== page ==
To OTA other types of files you need to start with a binary file. Most microprocessor development environments will output a binary file so use that instead of a HEX file. If you have an Intel hex or Mototola S record file, use a utility like SREC_CAT to convert it to a binary file. SREC_CATcan convert just about any file type into any other file type. If the file is more than 200K bytes, you will need to break the file into 200K or smaller files and OTA each, one at a time. Doing that is beyond the scope of this project. Note there is no need to encrypt the file. We will be using Commander to sign and encrypt it using the keys generated here.

Theory of Operation:

Changes to the SSv4 DoorlockKeyPad sample project are indicated with the comment “AKER” – search for these to find what changed. You can also diff the files with a fresh copy of the DoorLockKeyPad sample app from SSv4. Most of the code to support OTA of an external processor is in this file. A few changes have been made to ota_util.c in ZAF_CommandClasses_FirmwareUpdate but these are expected to be included in a future release of the SDK (currently tested on 7.13).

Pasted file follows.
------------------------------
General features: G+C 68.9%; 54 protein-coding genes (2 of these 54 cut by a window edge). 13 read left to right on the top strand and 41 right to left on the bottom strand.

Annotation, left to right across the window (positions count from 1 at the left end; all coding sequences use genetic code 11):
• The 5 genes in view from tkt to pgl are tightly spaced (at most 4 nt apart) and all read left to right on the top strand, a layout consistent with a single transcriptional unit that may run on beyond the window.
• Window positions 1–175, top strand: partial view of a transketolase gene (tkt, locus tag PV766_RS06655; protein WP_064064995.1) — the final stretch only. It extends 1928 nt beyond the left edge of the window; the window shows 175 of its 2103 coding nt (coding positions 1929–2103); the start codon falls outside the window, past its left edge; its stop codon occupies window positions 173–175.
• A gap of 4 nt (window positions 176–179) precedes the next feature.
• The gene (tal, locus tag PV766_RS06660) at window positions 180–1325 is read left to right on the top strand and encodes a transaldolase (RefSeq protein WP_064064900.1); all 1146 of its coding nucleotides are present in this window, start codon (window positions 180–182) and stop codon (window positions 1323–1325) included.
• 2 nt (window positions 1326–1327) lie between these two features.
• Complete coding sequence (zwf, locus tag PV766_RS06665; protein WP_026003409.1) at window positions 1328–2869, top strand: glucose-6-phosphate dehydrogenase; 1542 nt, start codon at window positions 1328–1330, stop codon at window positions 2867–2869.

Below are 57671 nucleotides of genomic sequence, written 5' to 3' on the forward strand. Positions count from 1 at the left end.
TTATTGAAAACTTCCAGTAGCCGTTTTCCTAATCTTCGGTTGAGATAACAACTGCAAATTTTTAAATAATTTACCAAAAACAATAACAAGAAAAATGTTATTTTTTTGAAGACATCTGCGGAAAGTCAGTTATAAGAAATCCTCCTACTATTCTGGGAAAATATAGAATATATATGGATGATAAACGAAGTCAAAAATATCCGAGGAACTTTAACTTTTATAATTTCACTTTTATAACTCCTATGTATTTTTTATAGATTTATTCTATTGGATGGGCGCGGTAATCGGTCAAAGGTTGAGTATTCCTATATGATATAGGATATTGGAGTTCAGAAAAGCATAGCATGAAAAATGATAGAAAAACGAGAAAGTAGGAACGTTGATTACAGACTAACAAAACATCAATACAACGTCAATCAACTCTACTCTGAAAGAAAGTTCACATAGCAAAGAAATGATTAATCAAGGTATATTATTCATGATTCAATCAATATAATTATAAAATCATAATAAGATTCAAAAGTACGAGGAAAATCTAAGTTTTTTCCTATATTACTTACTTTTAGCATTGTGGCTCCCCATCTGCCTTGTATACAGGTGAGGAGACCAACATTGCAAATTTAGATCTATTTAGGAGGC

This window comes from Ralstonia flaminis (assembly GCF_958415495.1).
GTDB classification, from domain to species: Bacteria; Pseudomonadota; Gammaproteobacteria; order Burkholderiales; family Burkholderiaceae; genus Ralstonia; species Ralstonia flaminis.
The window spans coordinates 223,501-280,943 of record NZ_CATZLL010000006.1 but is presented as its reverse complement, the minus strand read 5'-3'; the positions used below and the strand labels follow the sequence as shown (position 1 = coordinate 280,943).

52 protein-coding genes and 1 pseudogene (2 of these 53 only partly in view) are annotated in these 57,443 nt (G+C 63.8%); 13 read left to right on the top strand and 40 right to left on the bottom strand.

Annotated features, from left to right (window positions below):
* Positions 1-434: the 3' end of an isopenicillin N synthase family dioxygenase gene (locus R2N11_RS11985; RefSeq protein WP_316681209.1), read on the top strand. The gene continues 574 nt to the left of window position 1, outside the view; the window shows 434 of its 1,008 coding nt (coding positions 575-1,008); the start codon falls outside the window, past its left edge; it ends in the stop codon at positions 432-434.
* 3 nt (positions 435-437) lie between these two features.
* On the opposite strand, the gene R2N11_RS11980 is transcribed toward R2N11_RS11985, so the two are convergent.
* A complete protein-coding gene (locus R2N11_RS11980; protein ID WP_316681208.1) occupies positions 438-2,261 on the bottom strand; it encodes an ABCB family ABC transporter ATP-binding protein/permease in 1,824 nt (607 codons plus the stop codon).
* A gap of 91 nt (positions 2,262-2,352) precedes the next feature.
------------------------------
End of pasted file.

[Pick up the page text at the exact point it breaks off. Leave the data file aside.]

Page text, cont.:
Commander is used to generate a pair of public and private keys. The private key is then programmed into every device to be OTAed. Commander then encrypts and signs the binary file and wraps it with bootloader tokens. The gbl file is downloaded, the signature checked and the encrypted data is then passed to a callback function 64 bytes at a time. You then have to store the data or pass it to the external MCU. This example simply prints the data out a UART.

Procedure:

Step 1: Generate the keys

There two .BAT files in the KEYS directory for this project. These are windows script files. For other platforms you can easily convert them to the platform specific commands. See the comments in the files for more details. In a windows shell type: